FPP is the product of the farnesyl diphosphate synthase reaction. This enzyme, which is the most abundant and widely occurring prenyltransferase, catalyzes the formation of FPP by the sequential addition of isopentenyl diphosphate (IPP) to dimethylallyl diphosphate (DMAPP), and geranyl diphosphate (GPP). In some organisms, GGPP is synthesized by a GGPP synthase (GGPPS) that catalyzes stepwise additions of IPP to DMAPP, GPP, and FPP. This type of GGPP synthase activity has been detected in mammalian tissue. However, eukaryotic geranylgeranyl diphosphate synthases are known that synthesize GGPP by the addition of a single molecule of IPP to FPP. But, due to its low activity and the problems in separating this enzyme from FPP synthase, its purification has proven to be difficult.

GGPP is the substrate for two different protein prenyltransferases, the type I (GGTase-I) and type II (GGTase-II) geranylgeranyl transferases. GGTase-I catalyzes the transfer of a geranylgeranyl group from GGPP onto proteins that terminate in a CAAL motif, while GGTase-II attaches geranylgeranyl to terminal CC or CXC residues. Its protein substrates include members of the Ras family of small GTP-binding proteins.

GGPP and FPP are important intermediates in the formation of a variety of derivatives which have important uses in the production of anti-cancer compounds, anti-tumor compounds, anti-cholesterol compounds and anti-ulcer compounds. For example, GGPP and FPP can be used in the prenylation of ras oncogene protein to inhibit neoplastic transformation. Taxol, a potent anti-cancer agent, is a GGPP derivative for which there is currently a lack of cost-effective, biosynthetic methods of production. Therefore, isolation of GGPP synthases for use in modulating GGPP and FPP biosynthetic pathways is both desirable and commercially valuable.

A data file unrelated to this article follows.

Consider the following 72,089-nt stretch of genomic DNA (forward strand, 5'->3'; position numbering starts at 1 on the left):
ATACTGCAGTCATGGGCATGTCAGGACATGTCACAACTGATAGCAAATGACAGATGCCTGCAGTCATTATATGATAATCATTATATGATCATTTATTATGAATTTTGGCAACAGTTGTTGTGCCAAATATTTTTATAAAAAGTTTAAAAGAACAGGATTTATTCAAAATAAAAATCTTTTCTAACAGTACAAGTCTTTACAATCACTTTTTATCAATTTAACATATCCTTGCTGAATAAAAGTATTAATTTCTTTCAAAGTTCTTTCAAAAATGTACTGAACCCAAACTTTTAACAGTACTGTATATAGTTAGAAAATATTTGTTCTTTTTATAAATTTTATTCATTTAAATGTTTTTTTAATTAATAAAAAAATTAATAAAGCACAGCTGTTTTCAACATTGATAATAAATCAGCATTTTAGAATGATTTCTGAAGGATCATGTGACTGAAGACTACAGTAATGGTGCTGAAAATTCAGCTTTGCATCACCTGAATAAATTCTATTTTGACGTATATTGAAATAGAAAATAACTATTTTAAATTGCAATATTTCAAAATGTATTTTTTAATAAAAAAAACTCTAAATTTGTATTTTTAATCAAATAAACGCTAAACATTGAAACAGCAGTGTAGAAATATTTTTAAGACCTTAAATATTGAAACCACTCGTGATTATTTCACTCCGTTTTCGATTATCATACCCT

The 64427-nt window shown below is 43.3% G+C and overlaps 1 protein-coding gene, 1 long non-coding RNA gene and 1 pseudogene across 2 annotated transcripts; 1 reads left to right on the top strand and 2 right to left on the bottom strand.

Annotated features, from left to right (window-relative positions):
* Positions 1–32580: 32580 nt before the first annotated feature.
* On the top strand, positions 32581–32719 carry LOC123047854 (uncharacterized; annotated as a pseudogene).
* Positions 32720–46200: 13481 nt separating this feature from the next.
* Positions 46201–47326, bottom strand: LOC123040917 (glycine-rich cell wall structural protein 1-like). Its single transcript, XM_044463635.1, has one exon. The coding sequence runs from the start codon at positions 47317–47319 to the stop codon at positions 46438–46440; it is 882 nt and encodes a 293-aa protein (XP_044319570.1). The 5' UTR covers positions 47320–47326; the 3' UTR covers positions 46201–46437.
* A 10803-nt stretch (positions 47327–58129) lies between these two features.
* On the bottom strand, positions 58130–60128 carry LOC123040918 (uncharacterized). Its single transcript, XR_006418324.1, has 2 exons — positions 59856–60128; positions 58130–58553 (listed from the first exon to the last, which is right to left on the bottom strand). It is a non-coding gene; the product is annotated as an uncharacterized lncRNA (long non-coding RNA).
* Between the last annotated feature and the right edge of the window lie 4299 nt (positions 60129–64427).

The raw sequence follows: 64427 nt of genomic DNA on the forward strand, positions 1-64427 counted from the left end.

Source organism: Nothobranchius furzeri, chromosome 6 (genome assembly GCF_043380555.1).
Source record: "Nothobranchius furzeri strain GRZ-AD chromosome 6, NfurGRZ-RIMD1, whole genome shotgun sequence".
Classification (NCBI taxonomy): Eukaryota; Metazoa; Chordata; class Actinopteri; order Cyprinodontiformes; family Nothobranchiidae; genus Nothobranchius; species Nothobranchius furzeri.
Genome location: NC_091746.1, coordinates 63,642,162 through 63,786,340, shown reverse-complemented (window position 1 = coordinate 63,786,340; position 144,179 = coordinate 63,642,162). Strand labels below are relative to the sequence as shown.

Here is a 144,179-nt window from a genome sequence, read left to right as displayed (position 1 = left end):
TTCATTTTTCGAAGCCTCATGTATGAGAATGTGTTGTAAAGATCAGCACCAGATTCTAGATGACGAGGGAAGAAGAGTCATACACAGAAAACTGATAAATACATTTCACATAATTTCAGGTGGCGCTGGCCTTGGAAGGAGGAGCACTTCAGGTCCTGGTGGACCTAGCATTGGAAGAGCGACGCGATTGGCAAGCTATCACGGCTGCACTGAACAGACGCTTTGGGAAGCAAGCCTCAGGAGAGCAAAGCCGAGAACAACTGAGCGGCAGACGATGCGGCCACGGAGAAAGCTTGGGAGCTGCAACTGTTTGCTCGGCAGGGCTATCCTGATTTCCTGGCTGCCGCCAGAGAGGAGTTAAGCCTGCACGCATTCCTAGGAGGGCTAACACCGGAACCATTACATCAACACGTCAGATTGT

Although prior investigators have identified GGPP synthases in organisms such as bacteria, archaebacteria, rodents, bovines and filamentous fungi, GGPP synthases have been difficult to isolate. Prior to the present invention, a GGPP synthase has never been identified in yeast. Therefore, there is a need for the isolation of genes which encode eukaryotic GGPP synthases for use in the production of GGPP in large quantities, in a cost-effective manner.

SUMMARY OF THE INVENTION

The present invention relates to yeast geranylgeranyl diphosphate synthase nucleic acid molecules and proteins encoded by such nucleic acid molecules.

One embodiment of the present invention is an isolated nucleic acid molecule that encodes a yeast geranylgeranyl diphosphate synthase protein. A preferred embodiment of the present invention is an isolated nucleic acid molecule that encodes a Saccharomyces geranylgeranyl diphosphate synthase protein. A more preferred embodiment of the present invention is an isolated nucleic acid molecule that encodes a Saccharomyces cerevisiae geranylgeranyl diphosphate synthase protein. Other embodiments of the present invention include a recombinant molecule encoding a yeast geranylgeranyl diphosphate synthase protein, and a recombinant cell which is capable of expressing a nucleic acid molecule encoding a yeast geranylgeranyl diphosphate synthase protein.

Another embodiment of the present invention is an isolated protein comprising a yeast geranylgeranyl diphosphate synthase protein. Preferably, such a protein is a Saccharomyces geranylgeranyl diphosphate synthase protein, and more preferably, a Saccharomyces cerevisiae geranylgeranyl diphosphate synthase protein.